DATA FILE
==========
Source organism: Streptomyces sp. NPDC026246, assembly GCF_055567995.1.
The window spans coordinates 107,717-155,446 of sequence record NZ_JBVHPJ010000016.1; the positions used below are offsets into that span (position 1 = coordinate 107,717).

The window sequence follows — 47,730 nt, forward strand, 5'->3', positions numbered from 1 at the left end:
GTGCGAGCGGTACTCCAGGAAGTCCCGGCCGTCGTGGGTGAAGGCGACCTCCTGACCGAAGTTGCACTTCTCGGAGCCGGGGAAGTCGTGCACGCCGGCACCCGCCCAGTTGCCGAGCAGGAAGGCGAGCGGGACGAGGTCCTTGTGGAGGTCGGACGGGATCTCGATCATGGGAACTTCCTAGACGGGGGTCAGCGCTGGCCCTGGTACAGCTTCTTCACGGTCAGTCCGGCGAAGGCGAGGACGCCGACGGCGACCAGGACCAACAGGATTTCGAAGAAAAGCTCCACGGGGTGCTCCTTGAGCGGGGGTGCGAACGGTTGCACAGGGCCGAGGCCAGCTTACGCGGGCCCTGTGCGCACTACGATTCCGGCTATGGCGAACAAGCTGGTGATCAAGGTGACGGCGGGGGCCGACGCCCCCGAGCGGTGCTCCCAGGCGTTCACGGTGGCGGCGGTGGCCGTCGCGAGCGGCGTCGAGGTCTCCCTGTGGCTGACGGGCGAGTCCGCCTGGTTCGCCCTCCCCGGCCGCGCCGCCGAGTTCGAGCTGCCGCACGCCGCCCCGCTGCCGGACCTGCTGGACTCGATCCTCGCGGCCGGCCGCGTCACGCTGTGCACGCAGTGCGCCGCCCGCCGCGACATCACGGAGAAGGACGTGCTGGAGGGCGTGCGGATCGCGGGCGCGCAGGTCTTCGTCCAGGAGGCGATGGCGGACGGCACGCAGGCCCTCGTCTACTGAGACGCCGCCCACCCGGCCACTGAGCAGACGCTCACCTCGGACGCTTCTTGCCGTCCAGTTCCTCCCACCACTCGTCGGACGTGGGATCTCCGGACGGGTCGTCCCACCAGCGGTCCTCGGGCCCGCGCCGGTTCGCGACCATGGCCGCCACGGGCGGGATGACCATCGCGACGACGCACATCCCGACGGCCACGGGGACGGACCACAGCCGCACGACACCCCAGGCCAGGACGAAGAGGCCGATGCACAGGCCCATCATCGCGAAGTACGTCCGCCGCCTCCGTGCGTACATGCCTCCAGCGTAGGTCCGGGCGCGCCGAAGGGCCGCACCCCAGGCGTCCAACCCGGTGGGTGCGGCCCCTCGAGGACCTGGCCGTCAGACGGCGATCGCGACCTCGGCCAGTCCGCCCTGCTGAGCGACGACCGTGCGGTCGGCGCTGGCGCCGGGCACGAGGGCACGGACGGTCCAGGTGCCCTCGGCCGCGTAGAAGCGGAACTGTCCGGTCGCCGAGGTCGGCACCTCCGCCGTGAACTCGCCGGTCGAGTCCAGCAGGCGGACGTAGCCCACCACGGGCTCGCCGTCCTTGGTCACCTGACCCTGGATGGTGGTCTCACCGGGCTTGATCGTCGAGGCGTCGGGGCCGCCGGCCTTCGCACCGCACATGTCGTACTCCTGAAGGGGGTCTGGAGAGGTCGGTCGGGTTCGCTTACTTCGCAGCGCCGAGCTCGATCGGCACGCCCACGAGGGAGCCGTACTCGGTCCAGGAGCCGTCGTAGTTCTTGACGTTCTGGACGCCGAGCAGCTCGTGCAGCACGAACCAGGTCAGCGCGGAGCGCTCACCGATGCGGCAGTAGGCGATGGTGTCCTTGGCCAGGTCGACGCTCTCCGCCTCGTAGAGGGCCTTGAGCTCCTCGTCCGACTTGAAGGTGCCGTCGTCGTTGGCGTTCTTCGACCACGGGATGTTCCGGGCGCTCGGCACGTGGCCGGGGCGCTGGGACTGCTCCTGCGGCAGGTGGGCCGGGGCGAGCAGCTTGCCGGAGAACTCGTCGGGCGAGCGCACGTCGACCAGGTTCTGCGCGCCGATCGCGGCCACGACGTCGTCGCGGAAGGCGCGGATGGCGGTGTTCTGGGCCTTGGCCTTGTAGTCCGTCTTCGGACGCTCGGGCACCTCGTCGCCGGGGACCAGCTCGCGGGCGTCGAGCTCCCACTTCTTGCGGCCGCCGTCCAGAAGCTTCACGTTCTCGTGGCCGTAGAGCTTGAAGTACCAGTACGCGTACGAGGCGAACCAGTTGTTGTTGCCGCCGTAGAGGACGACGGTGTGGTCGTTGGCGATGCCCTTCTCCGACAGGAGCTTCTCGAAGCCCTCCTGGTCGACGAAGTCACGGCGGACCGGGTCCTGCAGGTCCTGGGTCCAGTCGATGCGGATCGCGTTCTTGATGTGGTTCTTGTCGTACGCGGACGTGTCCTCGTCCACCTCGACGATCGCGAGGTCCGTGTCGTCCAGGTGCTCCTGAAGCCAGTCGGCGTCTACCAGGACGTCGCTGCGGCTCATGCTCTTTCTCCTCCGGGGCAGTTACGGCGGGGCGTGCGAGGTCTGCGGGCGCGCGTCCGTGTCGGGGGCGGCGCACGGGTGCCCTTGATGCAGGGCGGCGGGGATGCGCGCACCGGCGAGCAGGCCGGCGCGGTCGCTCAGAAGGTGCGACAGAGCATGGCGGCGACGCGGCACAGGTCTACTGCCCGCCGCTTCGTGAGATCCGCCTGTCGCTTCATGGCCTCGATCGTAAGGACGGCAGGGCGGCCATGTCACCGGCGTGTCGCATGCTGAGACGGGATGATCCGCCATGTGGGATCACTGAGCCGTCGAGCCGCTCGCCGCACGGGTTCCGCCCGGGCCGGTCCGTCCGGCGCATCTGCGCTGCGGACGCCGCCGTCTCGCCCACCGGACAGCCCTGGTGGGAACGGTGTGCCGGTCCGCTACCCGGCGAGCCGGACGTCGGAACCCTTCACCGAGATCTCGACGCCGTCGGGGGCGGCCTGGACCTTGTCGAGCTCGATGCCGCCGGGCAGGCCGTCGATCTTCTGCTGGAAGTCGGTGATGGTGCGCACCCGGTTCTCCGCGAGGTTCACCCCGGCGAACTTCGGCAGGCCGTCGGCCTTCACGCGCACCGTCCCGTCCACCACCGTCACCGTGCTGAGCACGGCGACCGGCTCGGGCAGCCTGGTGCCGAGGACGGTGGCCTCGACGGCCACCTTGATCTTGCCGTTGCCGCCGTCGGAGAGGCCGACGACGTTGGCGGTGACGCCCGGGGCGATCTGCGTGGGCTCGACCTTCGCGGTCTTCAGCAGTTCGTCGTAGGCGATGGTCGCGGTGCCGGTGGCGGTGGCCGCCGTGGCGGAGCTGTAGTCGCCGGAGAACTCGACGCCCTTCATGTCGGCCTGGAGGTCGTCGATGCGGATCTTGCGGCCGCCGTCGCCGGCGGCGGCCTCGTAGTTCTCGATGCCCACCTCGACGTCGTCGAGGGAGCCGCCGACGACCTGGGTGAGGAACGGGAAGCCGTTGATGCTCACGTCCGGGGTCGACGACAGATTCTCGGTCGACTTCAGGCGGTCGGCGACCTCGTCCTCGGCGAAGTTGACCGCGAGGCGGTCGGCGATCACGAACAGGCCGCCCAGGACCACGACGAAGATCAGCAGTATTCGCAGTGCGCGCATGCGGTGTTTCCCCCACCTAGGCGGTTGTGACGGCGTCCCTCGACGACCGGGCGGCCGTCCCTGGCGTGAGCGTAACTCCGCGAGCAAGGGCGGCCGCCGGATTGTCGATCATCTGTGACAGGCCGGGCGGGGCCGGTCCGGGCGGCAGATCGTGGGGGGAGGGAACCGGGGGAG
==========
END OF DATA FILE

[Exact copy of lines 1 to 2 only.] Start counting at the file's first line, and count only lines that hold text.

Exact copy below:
Source organism: Streptomyces sp. NPDC026246, assembly GCF_055567995.1.
The window spans coordinates 107,717-155,446 of sequence record NZ_JBVHPJ010000016.1; the positions used below are offsets into that span (position 1 = coordinate 107,717).